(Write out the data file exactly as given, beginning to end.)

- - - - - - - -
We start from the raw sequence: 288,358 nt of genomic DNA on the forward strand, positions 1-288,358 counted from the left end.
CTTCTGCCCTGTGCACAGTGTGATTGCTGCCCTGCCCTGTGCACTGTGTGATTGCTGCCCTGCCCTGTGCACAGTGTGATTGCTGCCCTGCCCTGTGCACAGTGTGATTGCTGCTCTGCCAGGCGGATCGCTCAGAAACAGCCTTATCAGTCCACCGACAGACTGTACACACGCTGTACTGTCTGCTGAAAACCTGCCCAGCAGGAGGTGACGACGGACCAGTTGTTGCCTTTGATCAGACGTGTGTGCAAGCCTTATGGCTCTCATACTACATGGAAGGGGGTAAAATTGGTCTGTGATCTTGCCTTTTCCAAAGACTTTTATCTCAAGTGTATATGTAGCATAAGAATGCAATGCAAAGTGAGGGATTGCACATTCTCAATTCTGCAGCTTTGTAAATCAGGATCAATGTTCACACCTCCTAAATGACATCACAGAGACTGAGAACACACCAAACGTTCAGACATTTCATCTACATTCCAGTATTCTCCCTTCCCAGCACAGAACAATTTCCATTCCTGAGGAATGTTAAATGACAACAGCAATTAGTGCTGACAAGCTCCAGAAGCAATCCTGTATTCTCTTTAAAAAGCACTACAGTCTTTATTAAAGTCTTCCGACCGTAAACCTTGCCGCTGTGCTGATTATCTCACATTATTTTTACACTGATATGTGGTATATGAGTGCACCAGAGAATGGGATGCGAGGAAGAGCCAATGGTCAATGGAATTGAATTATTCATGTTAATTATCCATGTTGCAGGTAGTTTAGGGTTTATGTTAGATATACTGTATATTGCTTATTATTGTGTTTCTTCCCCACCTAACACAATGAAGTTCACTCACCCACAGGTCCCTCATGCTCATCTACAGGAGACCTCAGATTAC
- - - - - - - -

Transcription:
We start from the raw sequence: 288,358 nt of genomic DNA on the forward strand, positions 1-288,358 counted from the left end.
CTTCTGCCCTGTGCACAGTGTGATTGCTGCCCTGCCCTGTGCACTGTGTGATTGCTGCCCTGCCCTGTGCACAGTGTGATTGCTGCCCTGCCCTGTGCACAGTGTGATTGCTGCTCTGCCAGGCGGATCGCTCAGAAACAGCCTTATCAGTCCACCGACAGACTGTACACACGCTGTACTGTCTGCTGAAAACCTGCCCAGCAGGAGGTGACGACGGACCAGTTGTTGCCTTTGATCAGACGTGTGTGCAAGCCTTATGGCTCTCATACTACATGGAAGGGGGTAAAATTGGTCTGTGATCTTGCCTTTTCCAAAGACTTTTATCTCAAGTGTATATGTAGCATAAGAATGCAATGCAAAGTGAGGGATTGCACATTCTCAATTCTGCAGCTTTGTAAATCAGGATCAATGTTCACACCTCCTAAATGACATCACAGAGACTGAGAACACACCAAACGTTCAGACATTTCATCTACATTCCAGTATTCTCCCTTCCCAGCACAGAACAATTTCCATTCCTGAGGAATGTTAAATGACAACAGCAATTAGTGCTGACAAGCTCCAGAAGCAATCCTGTATTCTCTTTAAAAAGCACTACAGTCTTTATTAAAGTCTTCCGACCGTAAACCTTGCCGCTGTGCTGATTATCTCACATTATTTTTACACTGATATGTGGTATATGAGTGCACCAGAGAATGGGATGCGAGGAAGAGCCAATGGTCAATGGAATTGAATTATTCATGTTAATTATCCATGTTGCAGGTAGTTTAGGGTTTATGTTAGATATACTGTATATTGCTTATTATTGTGTTTCTTCCCCACCTAACACAATGAAGTTCACTCACCCACAGGTCCCTCATGCTCATCTACAGGAGACCTCAGATTAC